How to train on the trails for a road marathon

With two months to go until the Baxters Loch Ness Marathon, coach and race ambassador Tom Craggs offers his tips on training for a road 26-miler on the trails

The Loch Ness Marathon takes place on October 6

The Loch Ness Marathon takes place on October 6

Training for a road marathon on the trails? It can definitely be done effectively with a bit of thought and planning. You’ll save your body a lot of hard concrete impact and more than likely you’ll spend time in a healthier, more enjoyable environment. With Loch Ness Marathon less than eight weeks away, here are my top tips on training for your road marathon on the trails.

  • Natural assets: Embrace the undulating terrain. Hill training is great for building the strength endurance you need to sustain your pace in the final 10km of the marathon.

  • Consider working higher-intensity efforts around a hill trail loop working both up and downhill. Do three or four sets at a controlled discomfort for 6-10 minutes. As you get stronger you can even include these within a longer midweek run of 75-90 minutes.

  • Run on feel: One of the biggest benefits of training off road is that it can take some of the stress out of constantly worrying about pace and getting obsessed with times as opposed to the process of just running. However, you need to become good at judging your own sense of effort.

  • Try this: Imagine a scale from 1-10 where 1 is pretty much a fast walk, building up through a fully conversational effort up to 10 where you might be running at an effort you could only hold for 4-8 minutes or so in a race. The majority of your training should be in that relaxed easy 2-5/10 area.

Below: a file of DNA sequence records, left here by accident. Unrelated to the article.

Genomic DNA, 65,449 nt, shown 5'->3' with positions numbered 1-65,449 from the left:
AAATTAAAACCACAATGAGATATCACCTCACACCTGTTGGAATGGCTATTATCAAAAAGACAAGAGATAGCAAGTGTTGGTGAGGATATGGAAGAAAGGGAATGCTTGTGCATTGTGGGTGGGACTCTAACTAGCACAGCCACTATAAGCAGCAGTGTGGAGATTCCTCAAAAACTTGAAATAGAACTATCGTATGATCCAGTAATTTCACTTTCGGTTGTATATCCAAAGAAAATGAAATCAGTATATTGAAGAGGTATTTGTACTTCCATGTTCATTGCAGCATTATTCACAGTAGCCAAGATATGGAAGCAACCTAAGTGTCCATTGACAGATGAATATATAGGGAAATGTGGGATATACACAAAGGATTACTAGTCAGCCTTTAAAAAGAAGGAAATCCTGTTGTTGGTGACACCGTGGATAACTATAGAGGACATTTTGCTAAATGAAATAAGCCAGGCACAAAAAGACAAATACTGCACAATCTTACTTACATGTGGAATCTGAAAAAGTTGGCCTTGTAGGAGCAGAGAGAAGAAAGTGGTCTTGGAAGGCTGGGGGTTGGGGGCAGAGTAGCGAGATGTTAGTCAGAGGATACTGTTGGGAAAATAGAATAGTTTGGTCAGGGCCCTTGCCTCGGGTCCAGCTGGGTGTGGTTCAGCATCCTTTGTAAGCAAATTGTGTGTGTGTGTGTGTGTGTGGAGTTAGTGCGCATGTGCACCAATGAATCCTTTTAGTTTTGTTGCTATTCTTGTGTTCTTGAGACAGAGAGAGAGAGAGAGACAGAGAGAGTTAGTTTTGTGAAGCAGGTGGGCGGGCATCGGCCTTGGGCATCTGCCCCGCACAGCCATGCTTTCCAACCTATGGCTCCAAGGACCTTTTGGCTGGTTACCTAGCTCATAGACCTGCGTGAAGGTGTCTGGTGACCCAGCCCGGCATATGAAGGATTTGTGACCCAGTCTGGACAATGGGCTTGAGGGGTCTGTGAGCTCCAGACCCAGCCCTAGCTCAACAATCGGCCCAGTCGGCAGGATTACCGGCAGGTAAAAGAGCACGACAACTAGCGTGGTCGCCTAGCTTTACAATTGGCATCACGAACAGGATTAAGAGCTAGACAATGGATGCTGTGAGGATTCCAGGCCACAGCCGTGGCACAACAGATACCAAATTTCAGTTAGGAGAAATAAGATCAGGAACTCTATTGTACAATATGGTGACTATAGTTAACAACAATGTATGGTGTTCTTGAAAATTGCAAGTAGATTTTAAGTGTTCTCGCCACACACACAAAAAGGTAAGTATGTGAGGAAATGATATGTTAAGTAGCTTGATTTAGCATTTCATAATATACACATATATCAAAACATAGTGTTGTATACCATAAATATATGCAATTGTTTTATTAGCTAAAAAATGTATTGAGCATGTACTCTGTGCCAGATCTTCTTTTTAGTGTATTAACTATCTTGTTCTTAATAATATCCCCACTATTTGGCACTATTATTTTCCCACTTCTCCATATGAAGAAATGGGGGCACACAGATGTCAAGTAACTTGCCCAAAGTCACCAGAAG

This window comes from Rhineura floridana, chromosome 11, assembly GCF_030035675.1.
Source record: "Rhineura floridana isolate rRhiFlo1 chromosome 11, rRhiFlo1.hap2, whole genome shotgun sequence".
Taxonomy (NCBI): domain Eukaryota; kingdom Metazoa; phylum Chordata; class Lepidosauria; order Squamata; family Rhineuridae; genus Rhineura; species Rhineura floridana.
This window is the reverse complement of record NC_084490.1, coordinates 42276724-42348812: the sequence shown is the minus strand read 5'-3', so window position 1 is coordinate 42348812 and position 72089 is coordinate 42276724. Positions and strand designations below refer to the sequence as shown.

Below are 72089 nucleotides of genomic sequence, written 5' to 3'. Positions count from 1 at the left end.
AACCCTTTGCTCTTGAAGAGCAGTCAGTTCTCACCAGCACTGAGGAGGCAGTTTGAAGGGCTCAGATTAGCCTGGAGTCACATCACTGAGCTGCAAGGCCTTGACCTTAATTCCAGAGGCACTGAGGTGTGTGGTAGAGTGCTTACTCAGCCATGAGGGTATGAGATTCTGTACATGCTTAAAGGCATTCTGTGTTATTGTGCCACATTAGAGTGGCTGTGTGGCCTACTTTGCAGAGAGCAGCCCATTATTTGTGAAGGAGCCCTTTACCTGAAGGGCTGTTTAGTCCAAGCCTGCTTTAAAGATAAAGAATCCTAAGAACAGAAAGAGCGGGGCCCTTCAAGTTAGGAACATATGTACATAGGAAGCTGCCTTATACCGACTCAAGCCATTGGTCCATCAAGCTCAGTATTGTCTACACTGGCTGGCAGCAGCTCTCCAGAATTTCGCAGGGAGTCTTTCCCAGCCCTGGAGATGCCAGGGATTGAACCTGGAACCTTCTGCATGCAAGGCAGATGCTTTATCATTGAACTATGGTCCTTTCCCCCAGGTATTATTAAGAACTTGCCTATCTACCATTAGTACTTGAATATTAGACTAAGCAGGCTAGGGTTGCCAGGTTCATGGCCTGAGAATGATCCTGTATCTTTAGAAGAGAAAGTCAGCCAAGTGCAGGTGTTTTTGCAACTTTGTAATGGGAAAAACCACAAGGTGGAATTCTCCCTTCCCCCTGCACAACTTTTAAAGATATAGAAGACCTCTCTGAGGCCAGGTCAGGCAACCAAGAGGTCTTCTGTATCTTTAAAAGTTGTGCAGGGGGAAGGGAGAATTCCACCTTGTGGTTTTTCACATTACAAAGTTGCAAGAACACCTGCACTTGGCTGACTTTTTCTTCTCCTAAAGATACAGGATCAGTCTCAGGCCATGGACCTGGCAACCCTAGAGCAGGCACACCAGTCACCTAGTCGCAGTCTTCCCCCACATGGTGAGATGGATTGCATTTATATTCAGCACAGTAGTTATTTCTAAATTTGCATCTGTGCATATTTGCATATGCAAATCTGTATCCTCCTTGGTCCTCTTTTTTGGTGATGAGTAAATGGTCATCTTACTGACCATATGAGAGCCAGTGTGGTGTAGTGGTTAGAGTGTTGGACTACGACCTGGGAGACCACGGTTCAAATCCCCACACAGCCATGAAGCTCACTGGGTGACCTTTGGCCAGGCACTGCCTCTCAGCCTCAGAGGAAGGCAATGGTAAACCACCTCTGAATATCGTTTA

• Mix it up: While the benefits of hitting the trails are huge, it’s clearly important to develop a bit of specific endurance on the surface you are going to race on.

  • Plan in three to four key runs between now and race day in which you run on the asphalt and spend some time at your planned marathon pace. A good way to do this within a long run is to tackle something like 2 hours 45 minutes – 3 hours with the final 60 minutes at goal- marathon pace.

  • Taper caution: As race day approaches, think about your routines carefully. With your body tired from lots of hard miles and your brain focused on the coming race, your risk of injury increases.

  • In those final three to six weeks, consider carefully whether you should be tackling those more risky technical routes. If you are really experienced and happy, of course go for it, but if you are new to the trails, limit the risk of a badly timed fall and stick to consistent, easier-to-run trails.

  • ‘Controlled discomfort’: Your body gets fitter in response to stress. We have to work a bit harder sometimes in order to become fitter, but the key with the marathon is to keep this harder work specific to tackling 26.2 miles.

  • A couple of harder sessions each week work well for most runners. One of these could be run at or around marathon effort in longer blocks of 15-30 minutes or within a consistent run that builds a little each week. For the other run, it makes sense to run at ‘threshold’ effort or 3-4-word-answer effort. Imagine running 10km-10 mile type effort if on the roads. After 5-6 weeks of this work, you really will boost your fitness. Build up in basic blocks, e.g. 4 x 6 minutes, 5 x 5 minutes, 3 x 10 minutes, 2 x 15 minutes, etc.

  • Half-measures: A half-marathon can be a good option to include 3-6 weeks out from race day. It can help you break up the final few weeks of training, help you feel confident in your preparations and give you a chance to practise race day kit and nutrition. You could consider running your half at your goal marathon pace with easy running either side to leave you with a great training run.

The Baxters Loch Ness Marathon takes place on October 6

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